Palme d’Or at the Cannes Festival in 2013, La vie d’Adèle , adapted from the comic strip Blue is a warm color  by Julie Maroh. At 15, Adèle is a serious student who questions her sexuality when she first meets the eyes of Emma, ​​a mysterious young woman with blue hair.  A great work of the seventh art, bringing to life the idea that literature can lead to self-acceptance, La Vie d’Adèle , a sensual film which borrows all the codes of the learning novel, is part of it ( despite the controversies surrounding its shooting ) of the most beautiful films of French author cinema of the decade.

>> Read also: Jean-Marc Lalanne’s criticism

Marguerite and Julien de Valérie Donzelli (2015)

With this film presented in official competition at the Cannes Festival in 2015, Valérie Donzelli explores the theme of love prohibited by social standards or “nature”. A young woman (Anaïs Demoustier) and her brother (Jérémie Elkaïm), love each other irresistibly from the cradle. Growing up, this love turns into a burning passion, but, forced to smother their incestuous fire in the face of the pressure of society, the couple flees.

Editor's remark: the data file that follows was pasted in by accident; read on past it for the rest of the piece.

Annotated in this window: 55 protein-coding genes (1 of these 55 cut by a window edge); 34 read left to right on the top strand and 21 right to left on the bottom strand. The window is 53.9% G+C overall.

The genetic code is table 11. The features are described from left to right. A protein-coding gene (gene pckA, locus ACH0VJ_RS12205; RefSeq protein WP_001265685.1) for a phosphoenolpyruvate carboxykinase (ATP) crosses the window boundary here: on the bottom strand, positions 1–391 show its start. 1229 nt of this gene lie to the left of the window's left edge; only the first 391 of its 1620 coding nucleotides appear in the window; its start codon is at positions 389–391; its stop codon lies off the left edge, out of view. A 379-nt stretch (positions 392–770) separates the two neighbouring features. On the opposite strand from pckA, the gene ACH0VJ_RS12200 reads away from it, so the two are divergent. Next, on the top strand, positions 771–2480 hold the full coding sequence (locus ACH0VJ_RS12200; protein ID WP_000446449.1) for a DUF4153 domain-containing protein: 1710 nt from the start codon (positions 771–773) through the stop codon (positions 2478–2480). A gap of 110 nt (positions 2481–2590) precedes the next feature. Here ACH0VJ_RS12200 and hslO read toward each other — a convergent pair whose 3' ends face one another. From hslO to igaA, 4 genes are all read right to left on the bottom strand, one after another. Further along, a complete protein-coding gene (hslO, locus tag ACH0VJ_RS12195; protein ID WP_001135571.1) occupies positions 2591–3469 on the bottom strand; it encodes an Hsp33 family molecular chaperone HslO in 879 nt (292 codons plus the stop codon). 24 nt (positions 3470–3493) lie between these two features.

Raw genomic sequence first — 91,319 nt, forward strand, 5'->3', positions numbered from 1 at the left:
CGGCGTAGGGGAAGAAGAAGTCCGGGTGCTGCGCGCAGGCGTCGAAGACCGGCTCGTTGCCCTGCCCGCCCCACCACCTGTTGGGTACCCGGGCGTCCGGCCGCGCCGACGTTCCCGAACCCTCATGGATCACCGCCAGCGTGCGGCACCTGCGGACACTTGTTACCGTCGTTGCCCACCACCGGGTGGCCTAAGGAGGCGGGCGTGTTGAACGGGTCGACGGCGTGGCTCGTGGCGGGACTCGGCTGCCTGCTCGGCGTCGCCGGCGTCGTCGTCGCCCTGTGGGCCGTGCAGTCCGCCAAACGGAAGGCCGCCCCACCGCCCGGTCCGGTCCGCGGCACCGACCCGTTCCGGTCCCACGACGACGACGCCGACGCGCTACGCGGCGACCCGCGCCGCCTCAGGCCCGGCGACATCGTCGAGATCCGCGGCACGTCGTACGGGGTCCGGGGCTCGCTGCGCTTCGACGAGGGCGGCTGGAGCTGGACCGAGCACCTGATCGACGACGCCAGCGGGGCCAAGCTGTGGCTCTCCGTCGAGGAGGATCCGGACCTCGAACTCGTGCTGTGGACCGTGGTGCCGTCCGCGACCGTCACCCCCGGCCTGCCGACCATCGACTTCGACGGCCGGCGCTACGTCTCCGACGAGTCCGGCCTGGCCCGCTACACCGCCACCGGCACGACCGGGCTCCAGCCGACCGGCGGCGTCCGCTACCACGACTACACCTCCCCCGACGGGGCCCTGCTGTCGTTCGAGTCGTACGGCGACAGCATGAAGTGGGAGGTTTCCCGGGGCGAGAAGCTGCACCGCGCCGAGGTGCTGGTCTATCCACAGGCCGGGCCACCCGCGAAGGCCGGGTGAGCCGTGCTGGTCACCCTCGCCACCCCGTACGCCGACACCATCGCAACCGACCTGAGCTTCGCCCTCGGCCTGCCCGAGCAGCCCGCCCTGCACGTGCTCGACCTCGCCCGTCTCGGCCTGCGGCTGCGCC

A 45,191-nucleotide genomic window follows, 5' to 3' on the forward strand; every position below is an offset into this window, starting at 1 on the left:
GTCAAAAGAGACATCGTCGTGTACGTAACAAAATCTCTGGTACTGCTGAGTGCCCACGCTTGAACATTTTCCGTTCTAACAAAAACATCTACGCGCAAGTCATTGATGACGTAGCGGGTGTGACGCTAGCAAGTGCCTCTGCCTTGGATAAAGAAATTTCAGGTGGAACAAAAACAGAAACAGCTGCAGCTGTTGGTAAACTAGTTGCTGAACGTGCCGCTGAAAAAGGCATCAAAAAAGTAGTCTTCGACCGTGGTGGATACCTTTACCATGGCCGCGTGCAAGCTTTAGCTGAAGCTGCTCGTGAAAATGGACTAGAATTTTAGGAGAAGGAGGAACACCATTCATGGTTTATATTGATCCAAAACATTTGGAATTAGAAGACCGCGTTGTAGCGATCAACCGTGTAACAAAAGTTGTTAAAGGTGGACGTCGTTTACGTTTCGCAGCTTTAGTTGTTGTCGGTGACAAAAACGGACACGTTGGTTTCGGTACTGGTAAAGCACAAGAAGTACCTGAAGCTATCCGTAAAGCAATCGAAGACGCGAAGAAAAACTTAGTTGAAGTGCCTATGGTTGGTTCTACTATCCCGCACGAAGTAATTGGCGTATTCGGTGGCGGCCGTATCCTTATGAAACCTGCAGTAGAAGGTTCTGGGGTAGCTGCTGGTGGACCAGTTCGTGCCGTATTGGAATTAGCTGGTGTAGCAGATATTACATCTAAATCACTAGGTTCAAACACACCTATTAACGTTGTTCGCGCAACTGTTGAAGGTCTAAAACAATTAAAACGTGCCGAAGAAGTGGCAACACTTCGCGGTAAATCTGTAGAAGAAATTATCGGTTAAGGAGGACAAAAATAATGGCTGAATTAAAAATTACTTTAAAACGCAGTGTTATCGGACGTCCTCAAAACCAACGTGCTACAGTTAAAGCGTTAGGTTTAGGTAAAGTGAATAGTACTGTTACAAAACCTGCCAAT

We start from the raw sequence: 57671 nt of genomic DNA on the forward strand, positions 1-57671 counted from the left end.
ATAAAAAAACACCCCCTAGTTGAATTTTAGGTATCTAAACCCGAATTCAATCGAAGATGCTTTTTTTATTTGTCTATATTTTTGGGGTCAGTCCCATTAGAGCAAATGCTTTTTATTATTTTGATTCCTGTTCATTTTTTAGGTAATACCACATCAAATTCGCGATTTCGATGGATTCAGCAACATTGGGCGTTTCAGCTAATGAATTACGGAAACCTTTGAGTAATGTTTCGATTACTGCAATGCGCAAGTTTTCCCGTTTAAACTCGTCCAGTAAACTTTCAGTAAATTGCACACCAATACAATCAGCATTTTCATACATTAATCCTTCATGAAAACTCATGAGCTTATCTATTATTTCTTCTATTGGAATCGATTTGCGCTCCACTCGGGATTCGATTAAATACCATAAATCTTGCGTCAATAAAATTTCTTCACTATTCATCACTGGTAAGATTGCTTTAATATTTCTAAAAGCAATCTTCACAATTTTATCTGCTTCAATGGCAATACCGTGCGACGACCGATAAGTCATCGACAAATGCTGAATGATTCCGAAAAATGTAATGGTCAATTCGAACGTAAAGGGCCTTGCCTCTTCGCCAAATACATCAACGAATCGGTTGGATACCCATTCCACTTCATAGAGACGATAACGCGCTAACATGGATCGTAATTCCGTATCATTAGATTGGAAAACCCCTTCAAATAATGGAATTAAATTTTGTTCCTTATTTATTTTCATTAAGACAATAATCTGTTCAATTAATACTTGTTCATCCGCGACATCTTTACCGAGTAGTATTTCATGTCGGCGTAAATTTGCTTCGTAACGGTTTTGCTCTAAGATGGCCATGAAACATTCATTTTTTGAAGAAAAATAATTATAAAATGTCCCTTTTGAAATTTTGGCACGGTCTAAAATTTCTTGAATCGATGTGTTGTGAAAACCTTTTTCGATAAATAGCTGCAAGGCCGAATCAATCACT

The director then launches this couple with the false airs of  Bonnie and Clyde  in a rhythm of run, her marital drama then taking the form of action film. After War is declared and Main dans La Main , Valérie Donzelli continues, with Marguerite and Julien , to observe the mechanisms of the sentimental frenzy with great singularity.

>> Read also: Romain Blondeau’s criticism

Bang Gang of Eva Husson (2016)

If we usually owe the genre of “teen-movie” to American cinema, with Bang Gang, Eva Husson proves to us that such achievements can also exist in France with this film which releases a wild, elegant and sensual energy. For the pitch (which the title does not sum up completely), head to the well-to-do suburbs of the Basque Country, where George, a pretty 16-year-old blonde, falls in love with Alex, a Don Juan. In order to get his attention, George launches a collective challenge during which his group of friends will discover and push the limits of his sexuality. Between gangs, parties and disillusions, Bang Gang is a beautifully photographed choreography of bodies. To have !

>> Read also: Serge Kaganski’s criticism

Danielle Arbid’s Fear of Nothing (2016)